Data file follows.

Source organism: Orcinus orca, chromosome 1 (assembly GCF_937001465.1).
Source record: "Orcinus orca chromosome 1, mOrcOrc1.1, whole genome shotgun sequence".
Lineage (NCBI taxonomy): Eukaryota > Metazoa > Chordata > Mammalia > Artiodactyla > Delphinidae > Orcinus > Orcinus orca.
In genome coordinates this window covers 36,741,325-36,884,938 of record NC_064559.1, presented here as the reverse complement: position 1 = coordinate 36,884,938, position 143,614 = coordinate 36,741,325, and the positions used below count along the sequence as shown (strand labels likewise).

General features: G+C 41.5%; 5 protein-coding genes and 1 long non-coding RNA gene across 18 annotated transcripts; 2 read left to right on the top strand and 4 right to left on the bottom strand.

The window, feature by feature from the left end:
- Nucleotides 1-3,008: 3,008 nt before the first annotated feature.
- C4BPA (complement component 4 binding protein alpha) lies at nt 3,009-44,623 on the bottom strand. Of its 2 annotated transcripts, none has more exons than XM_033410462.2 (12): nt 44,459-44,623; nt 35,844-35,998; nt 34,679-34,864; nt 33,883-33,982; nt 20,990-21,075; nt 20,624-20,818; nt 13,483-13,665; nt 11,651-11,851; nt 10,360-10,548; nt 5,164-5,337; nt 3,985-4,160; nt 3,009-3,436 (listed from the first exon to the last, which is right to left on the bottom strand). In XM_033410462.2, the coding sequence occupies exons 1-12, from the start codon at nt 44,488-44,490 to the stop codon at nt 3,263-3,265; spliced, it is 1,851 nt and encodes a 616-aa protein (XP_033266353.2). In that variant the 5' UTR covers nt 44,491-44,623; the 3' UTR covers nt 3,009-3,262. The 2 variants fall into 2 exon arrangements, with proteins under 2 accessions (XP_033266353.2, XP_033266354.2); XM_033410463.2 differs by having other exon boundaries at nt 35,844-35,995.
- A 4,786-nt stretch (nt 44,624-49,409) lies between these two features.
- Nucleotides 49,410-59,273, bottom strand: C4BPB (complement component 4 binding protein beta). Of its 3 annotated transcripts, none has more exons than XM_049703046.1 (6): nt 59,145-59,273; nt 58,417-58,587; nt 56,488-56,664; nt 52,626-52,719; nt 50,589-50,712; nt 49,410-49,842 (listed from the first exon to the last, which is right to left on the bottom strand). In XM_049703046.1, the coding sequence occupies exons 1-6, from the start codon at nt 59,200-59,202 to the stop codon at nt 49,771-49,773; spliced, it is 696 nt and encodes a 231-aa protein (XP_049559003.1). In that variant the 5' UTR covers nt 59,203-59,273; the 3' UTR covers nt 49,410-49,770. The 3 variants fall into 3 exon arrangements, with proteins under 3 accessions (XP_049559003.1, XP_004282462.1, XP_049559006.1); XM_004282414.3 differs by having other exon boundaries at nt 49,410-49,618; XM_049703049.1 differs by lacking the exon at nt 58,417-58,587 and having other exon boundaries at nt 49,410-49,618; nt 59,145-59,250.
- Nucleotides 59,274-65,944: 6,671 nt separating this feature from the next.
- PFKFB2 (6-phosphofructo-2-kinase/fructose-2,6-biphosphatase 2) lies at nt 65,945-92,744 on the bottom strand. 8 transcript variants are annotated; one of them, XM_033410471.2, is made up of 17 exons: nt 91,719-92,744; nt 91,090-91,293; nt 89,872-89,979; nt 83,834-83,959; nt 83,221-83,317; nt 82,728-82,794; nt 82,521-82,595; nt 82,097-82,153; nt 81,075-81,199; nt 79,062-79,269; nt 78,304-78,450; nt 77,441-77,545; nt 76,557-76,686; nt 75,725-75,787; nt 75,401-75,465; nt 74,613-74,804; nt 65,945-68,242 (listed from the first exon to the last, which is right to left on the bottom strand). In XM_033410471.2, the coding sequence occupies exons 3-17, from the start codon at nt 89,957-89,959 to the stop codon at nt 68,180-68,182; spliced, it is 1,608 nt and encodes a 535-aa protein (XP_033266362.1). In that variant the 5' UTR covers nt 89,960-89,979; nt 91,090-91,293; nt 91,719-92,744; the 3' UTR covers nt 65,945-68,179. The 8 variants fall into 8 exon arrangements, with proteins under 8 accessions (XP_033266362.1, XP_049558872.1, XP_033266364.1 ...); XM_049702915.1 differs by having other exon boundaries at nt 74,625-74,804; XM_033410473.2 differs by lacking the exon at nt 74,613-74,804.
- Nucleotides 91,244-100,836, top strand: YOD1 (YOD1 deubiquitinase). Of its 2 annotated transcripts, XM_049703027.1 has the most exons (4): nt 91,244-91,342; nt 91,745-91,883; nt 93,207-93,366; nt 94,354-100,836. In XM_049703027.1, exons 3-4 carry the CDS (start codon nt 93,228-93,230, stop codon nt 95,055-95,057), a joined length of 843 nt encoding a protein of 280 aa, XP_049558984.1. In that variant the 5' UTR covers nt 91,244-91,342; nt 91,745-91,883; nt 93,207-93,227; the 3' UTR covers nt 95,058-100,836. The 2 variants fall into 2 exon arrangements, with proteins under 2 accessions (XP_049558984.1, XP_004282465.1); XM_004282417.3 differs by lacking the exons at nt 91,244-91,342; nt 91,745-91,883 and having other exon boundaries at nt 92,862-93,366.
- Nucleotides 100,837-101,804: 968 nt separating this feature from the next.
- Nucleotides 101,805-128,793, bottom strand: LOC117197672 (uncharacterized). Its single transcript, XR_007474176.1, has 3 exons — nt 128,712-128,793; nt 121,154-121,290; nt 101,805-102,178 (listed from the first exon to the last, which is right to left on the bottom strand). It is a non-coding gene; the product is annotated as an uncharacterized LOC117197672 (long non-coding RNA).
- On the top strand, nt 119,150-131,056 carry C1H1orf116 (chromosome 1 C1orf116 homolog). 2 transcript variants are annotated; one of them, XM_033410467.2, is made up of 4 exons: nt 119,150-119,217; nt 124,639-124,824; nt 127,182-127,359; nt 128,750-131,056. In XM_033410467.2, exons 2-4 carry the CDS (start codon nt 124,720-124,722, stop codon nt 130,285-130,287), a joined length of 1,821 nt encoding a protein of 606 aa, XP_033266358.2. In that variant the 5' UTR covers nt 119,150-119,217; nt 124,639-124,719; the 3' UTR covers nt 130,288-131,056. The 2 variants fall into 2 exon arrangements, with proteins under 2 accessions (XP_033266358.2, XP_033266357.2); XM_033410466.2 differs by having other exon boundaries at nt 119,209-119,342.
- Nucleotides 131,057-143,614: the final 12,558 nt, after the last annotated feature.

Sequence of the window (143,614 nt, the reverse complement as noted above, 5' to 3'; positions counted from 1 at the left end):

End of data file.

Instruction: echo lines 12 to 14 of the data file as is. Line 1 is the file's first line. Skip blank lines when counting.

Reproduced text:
- PFKFB2 (6-phosphofructo-2-kinase/fructose-2,6-biphosphatase 2) lies at nt 65,945-92,744 on the bottom strand. 8 transcript variants are annotated; one of them, XM_033410471.2, is made up of 17 exons: nt 91,719-92,744; nt 91,090-91,293; nt 89,872-89,979; nt 83,834-83,959; nt 83,221-83,317; nt 82,728-82,794; nt 82,521-82,595; nt 82,097-82,153; nt 81,075-81,199; nt 79,062-79,269; nt 78,304-78,450; nt 77,441-77,545; nt 76,557-76,686; nt 75,725-75,787; nt 75,401-75,465; nt 74,613-74,804; nt 65,945-68,242 (listed from the first exon to the last, which is right to left on the bottom strand). In XM_033410471.2, the coding sequence occupies exons 3-17, from the start codon at nt 89,957-89,959 to the stop codon at nt 68,180-68,182; spliced, it is 1,608 nt and encodes a 535-aa protein (XP_033266362.1). In that variant the 5' UTR covers nt 89,960-89,979; nt 91,090-91,293; nt 91,719-92,744; the 3' UTR covers nt 65,945-68,179. The 8 variants fall into 8 exon arrangements, with proteins under 8 accessions (XP_033266362.1, XP_049558872.1, XP_033266364.1 ...); XM_049702915.1 differs by having other exon boundaries at nt 74,625-74,804; XM_033410473.2 differs by lacking the exon at nt 74,613-74,804.
- Nucleotides 91,244-100,836, top strand: YOD1 (YOD1 deubiquitinase). Of its 2 annotated transcripts, XM_049703027.1 has the most exons (4): nt 91,244-91,342; nt 91,745-91,883; nt 93,207-93,366; nt 94,354-100,836. In XM_049703027.1, exons 3-4 carry the CDS (start codon nt 93,228-93,230, stop codon nt 95,055-95,057), a joined length of 843 nt encoding a protein of 280 aa, XP_049558984.1. In that variant the 5' UTR covers nt 91,244-91,342; nt 91,745-91,883; nt 93,207-93,227; the 3' UTR covers nt 95,058-100,836. The 2 variants fall into 2 exon arrangements, with proteins under 2 accessions (XP_049558984.1, XP_004282465.1); XM_004282417.3 differs by lacking the exons at nt 91,244-91,342; nt 91,745-91,883 and having other exon boundaries at nt 92,862-93,366.
- Nucleotides 100,837-101,804: 968 nt separating this feature from the next.